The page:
Unfortunately, apart from the survivors' personal narratives, this book's deficiencies are many. The authors seem to have relatively little knowledge of either the Navy or World War II, with misused terms and questionable characterization events being too numerous to itemize.
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Format: Paperback Verified Purchase
In 2007 two different publishers released two different books on the 1944-1945 typhoons that sank three ships in the U.S. Third Fleet. Under the command of Admiral William Halsey, the U.S. Navy lost more men due to these natural disasters than it did at the battle of Midway. Bob Drury and Tom Clavin's "Halsey's Typhoon" was the first one to make it to book stores and garnered more attention and sales than Buckner F. Melton Jr.'s "Sea Cobra." Given the timing and focus of these two books, this review will compare and contrast the two. In short, there is no question that Melton wrote the better book.

The illustrations of carriers, battleships, oilers, destroyers, and destroyer escorts compared to 30, 60, and 90 foot waves is the best feature of Drury and Clavin's account. It gives landlubbers a good idea of how rough seas are problems for some ships and not for others. The shortcomings of this book, however, are much more significant. First, the book ignores altogether the second typhoon Halsey sailed into. Melton discusses this one, but not at length. This brevity is understandable, the second typhoon did less damage and sank no ships. It does show, though, that the commander and staff of the Third Fleet learned little from their experiences with the first typhoon despite efforts to do so. The problem that Drury and Clavin have is that this second storm undermines their argument that Halsey was largely blameless for sailing into the typhoons.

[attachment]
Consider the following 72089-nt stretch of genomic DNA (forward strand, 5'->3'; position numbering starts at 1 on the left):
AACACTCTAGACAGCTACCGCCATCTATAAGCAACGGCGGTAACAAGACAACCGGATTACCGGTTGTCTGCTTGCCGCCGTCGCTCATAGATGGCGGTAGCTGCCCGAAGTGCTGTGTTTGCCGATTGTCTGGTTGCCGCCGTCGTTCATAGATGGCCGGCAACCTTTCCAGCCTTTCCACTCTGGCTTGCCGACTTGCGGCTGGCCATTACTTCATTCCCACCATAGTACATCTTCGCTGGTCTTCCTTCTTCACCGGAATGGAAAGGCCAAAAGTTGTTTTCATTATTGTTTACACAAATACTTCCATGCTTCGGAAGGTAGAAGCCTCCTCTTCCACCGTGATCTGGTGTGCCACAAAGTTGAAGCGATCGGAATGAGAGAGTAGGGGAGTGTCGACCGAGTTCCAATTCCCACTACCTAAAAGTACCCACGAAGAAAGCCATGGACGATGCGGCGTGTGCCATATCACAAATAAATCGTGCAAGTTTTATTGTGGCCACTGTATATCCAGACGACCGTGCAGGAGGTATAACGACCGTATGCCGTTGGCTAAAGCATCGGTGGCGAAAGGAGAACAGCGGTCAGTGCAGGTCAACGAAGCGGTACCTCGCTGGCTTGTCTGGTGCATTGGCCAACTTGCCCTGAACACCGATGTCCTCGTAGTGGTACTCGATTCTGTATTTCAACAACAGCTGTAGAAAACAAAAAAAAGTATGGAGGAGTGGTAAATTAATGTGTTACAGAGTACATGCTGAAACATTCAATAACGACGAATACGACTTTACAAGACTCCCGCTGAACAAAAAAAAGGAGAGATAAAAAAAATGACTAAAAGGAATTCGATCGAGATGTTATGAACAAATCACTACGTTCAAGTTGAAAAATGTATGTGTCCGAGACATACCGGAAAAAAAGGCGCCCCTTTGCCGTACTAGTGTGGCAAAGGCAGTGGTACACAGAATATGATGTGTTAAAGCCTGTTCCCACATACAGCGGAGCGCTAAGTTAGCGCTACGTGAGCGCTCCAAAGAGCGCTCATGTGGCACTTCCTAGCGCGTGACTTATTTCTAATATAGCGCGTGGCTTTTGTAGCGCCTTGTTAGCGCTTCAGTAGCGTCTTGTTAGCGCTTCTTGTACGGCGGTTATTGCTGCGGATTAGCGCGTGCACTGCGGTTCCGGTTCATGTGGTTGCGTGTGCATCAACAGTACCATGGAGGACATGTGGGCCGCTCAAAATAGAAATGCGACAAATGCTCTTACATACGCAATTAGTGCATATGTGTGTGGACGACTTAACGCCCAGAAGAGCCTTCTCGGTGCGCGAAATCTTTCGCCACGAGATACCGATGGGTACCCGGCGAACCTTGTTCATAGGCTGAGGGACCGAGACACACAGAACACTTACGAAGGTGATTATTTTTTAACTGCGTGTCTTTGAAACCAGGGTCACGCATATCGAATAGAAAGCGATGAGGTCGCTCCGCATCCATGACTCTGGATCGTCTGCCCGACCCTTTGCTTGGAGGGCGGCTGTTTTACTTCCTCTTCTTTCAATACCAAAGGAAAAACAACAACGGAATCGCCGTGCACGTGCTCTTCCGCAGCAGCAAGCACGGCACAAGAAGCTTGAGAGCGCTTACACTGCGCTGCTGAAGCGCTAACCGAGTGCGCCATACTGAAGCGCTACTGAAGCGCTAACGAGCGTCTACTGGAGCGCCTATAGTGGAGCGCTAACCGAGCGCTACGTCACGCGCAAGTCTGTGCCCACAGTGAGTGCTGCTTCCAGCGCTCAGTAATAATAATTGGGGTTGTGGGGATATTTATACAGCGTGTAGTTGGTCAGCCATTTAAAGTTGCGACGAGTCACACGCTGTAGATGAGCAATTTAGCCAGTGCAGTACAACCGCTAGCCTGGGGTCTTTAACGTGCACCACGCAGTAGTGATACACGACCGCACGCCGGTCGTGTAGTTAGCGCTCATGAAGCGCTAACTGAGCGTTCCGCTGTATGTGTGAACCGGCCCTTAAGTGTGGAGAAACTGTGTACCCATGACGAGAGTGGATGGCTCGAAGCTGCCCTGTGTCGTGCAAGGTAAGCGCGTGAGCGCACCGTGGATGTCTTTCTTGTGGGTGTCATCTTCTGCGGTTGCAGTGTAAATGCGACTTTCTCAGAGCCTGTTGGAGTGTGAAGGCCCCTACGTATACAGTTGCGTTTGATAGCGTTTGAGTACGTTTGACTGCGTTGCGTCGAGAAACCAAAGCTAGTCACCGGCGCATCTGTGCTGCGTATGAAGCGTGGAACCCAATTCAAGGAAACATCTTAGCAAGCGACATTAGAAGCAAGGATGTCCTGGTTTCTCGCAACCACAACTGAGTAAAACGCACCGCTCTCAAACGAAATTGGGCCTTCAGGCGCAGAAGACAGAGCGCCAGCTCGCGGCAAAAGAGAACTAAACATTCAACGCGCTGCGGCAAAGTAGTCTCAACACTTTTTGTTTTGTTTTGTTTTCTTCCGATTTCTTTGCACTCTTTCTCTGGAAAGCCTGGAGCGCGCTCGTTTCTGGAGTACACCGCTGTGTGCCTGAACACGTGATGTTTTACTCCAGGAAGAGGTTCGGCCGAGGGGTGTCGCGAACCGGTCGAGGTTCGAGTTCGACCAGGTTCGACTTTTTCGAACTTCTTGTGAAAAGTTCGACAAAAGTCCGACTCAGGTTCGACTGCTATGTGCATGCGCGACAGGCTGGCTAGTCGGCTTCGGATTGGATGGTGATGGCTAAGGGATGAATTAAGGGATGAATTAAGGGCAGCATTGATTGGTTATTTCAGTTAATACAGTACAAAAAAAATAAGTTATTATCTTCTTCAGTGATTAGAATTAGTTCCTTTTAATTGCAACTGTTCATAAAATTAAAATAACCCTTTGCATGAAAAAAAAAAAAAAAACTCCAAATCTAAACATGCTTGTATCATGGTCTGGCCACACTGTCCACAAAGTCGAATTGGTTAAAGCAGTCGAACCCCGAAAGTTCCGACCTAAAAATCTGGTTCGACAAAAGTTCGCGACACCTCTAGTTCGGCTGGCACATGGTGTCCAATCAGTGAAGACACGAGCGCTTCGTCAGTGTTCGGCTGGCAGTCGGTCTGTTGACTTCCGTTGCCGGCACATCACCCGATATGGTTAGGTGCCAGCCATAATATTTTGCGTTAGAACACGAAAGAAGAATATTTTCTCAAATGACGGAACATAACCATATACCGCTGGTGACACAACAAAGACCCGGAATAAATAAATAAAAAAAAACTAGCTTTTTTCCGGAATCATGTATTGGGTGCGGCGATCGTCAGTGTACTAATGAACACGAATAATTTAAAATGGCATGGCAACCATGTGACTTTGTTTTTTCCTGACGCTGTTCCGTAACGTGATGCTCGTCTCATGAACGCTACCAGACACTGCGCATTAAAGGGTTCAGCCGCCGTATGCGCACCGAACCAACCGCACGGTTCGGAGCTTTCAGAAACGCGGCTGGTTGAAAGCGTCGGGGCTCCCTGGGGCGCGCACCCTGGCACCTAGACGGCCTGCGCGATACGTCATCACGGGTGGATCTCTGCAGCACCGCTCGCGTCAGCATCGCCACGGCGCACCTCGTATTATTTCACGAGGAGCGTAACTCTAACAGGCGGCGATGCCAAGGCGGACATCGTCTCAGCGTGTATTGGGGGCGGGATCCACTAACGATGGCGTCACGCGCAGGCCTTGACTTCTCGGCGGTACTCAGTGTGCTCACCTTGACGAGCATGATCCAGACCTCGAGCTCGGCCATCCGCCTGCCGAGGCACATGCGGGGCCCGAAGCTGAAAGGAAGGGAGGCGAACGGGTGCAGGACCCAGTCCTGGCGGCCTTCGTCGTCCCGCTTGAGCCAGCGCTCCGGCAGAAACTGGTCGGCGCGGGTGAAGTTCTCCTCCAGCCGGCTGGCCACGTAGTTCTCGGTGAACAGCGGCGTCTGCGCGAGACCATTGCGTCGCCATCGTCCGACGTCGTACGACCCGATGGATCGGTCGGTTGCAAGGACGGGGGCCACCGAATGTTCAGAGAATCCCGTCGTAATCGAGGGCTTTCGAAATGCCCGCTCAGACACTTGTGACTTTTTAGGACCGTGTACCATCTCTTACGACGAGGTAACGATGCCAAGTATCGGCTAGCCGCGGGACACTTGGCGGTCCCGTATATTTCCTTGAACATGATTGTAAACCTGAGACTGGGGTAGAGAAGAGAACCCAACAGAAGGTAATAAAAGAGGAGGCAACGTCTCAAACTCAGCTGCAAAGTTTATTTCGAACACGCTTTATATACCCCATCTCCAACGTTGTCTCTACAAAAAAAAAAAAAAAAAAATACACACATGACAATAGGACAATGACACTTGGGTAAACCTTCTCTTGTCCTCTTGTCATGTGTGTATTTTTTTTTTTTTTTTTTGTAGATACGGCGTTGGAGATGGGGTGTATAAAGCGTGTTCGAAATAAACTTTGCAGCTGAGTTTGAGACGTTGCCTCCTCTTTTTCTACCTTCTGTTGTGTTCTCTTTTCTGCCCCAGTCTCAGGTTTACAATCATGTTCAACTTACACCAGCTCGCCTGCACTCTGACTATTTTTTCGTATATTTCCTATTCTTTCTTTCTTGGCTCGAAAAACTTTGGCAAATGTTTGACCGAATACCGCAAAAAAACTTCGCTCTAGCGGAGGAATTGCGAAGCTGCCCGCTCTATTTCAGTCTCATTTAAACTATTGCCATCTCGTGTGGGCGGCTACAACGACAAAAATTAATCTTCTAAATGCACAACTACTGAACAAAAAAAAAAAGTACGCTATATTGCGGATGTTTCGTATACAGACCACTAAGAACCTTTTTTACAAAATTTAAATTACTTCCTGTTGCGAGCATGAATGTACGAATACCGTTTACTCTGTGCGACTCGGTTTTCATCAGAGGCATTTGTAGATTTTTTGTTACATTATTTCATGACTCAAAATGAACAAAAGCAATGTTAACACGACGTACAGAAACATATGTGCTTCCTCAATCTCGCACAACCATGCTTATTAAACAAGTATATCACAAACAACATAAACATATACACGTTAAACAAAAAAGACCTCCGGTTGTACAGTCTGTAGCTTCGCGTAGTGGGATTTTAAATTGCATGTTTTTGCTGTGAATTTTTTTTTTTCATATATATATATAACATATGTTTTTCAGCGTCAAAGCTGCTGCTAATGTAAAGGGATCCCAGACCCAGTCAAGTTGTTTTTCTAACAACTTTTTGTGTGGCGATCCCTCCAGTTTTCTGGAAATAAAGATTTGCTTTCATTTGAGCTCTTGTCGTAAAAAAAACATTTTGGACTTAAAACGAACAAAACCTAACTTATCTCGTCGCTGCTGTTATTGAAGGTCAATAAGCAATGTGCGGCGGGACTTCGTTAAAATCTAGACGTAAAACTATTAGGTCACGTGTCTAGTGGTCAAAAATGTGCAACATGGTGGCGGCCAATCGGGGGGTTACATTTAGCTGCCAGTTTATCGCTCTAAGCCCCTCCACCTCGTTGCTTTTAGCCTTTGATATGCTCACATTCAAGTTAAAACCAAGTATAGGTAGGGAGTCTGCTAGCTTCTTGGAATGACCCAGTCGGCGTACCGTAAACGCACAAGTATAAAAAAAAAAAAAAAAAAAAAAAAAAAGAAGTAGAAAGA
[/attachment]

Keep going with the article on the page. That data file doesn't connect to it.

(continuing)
The mechanics of publishing also favor Melton. Drury and Clavin have only one map. Melton has nine. He also provides an extensive bibliography and footnotes, whereas Drury and Clavin have a brief bibliography and make no effort to provide any sort of documentation on their sources.
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Format: Paperback
A most hilarious book!

Not that the authors, touted by the publisher as "seasoned writers on maritime topics," mean it to be funny, but the constant misuse of nautical terminology, inappropriate allusions to the classics and silly quotations leads to inadvertent humor ranging from mild chuckles to outright howlers.

The two authors evidently had a contest to see who could use the "saltiest" language and include the most irrelevant quotations in their portions of the book. Every opportunity is taken to use some nautical term - often it appears that some inane sentence is included just so another nautical term can be displayed.

So, so often, the terms are used incorrectly.

Some of the best:
The authors assert that sonar pings are displayed on radar scopes.

Trying to be nautical, they describe an admiral who daily "skiffs over" to consult with his commander - they evidently are not aware that a skiff is a tiny one-man boat, usually oared. Sailors would have paid good coin to see an admiral rowing himself about on his official rounds.

They assert that the task force's radars were improperly adjusted, making them unable to make "long-range weather predictions."

"Squadron" and "flotilla" are used by the authors any time they want a synonym for "a bunch of ships." They appear not to understand that these terms have precise meanings.

Ships are constantly referred to as being "in irons." The authors evidently do not know that this term refers only to sailing ships. Powered vessels cannot be "in irons."
American sailors are constantly referred to as "jack tars," a term actually given to British seamen during the sailing ship era.